Children are most vulnerable to lead poisoning for the reasons listed below.

  • The brain and neurological system of children continues to develop for several years after birth. Lead interferes with this developmental growth.
  • Young children are frequently putting objects in their mouths, which can include paint chips, dirt, dust, and contaminated water or food.
  • Children’s skin is thinner and thus lead is more easily absorbed through the skin.

Factors that place a child in the high-risk category include:

  • A child whose family receives Medicaid
  • A child of a minority culture
  • A child living in or visiting neighborhoods with homes built before 1950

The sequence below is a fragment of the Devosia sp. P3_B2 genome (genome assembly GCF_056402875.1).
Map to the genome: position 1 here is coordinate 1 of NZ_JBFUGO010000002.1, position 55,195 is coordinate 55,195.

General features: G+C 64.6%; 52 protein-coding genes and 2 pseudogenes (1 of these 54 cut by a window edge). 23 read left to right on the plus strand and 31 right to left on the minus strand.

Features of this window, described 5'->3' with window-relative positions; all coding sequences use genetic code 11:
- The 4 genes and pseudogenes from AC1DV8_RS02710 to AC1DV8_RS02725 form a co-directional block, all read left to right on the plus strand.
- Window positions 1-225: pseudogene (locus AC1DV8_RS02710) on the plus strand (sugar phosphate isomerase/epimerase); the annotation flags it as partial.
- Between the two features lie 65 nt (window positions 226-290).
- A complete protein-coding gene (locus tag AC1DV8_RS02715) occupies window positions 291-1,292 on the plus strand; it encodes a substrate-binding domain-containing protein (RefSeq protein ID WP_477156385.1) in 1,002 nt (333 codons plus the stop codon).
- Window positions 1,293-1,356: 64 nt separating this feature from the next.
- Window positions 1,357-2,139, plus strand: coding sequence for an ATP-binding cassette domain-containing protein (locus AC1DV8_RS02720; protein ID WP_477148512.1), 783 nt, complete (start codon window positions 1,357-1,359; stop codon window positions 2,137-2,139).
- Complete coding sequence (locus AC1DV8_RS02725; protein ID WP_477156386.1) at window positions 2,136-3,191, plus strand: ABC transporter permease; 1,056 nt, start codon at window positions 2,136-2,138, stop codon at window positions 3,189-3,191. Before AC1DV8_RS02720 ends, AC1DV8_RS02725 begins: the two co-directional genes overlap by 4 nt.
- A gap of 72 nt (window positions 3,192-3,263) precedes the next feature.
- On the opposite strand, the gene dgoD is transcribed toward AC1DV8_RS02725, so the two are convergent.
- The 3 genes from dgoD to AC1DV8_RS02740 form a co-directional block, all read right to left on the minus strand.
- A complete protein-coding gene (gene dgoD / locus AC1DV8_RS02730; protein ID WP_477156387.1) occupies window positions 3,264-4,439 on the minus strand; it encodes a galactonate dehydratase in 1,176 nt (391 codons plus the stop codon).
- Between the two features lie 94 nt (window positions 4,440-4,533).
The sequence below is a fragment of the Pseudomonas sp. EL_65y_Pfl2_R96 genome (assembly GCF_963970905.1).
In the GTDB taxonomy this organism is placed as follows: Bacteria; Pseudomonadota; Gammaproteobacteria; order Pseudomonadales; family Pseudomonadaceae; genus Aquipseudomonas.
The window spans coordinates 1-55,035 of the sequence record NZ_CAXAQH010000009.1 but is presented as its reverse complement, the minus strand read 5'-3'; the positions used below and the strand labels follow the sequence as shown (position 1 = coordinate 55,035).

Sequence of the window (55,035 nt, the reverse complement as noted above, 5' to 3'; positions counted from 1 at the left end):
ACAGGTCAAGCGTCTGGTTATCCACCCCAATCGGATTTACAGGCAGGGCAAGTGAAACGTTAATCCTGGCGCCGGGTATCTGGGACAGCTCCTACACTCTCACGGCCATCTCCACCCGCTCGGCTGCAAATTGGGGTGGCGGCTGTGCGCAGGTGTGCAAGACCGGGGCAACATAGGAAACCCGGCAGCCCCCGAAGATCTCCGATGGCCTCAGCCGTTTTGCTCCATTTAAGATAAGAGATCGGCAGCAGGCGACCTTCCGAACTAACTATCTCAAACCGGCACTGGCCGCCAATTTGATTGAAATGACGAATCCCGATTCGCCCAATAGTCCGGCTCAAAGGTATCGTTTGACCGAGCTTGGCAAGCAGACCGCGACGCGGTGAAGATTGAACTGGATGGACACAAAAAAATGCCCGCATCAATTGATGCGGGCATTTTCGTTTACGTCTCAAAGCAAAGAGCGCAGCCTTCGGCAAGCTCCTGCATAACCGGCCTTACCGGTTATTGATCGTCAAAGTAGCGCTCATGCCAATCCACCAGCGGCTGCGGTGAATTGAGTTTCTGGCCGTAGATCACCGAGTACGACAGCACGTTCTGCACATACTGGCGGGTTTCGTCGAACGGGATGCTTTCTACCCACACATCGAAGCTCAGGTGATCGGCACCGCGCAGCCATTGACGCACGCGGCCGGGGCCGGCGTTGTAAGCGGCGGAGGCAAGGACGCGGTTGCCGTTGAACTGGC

• If a child living in or visiting a home built before 1978, that has had remodeling done within the last six months
  • Any child living in apartments or high-rise buildings
  • If a child has a sibling or playmate that has or has had lead poisoning

Women who are pregnant should consider the same precautions used for reducing the risk of lead poisoning in children to help protect the fetus from exposure to lead.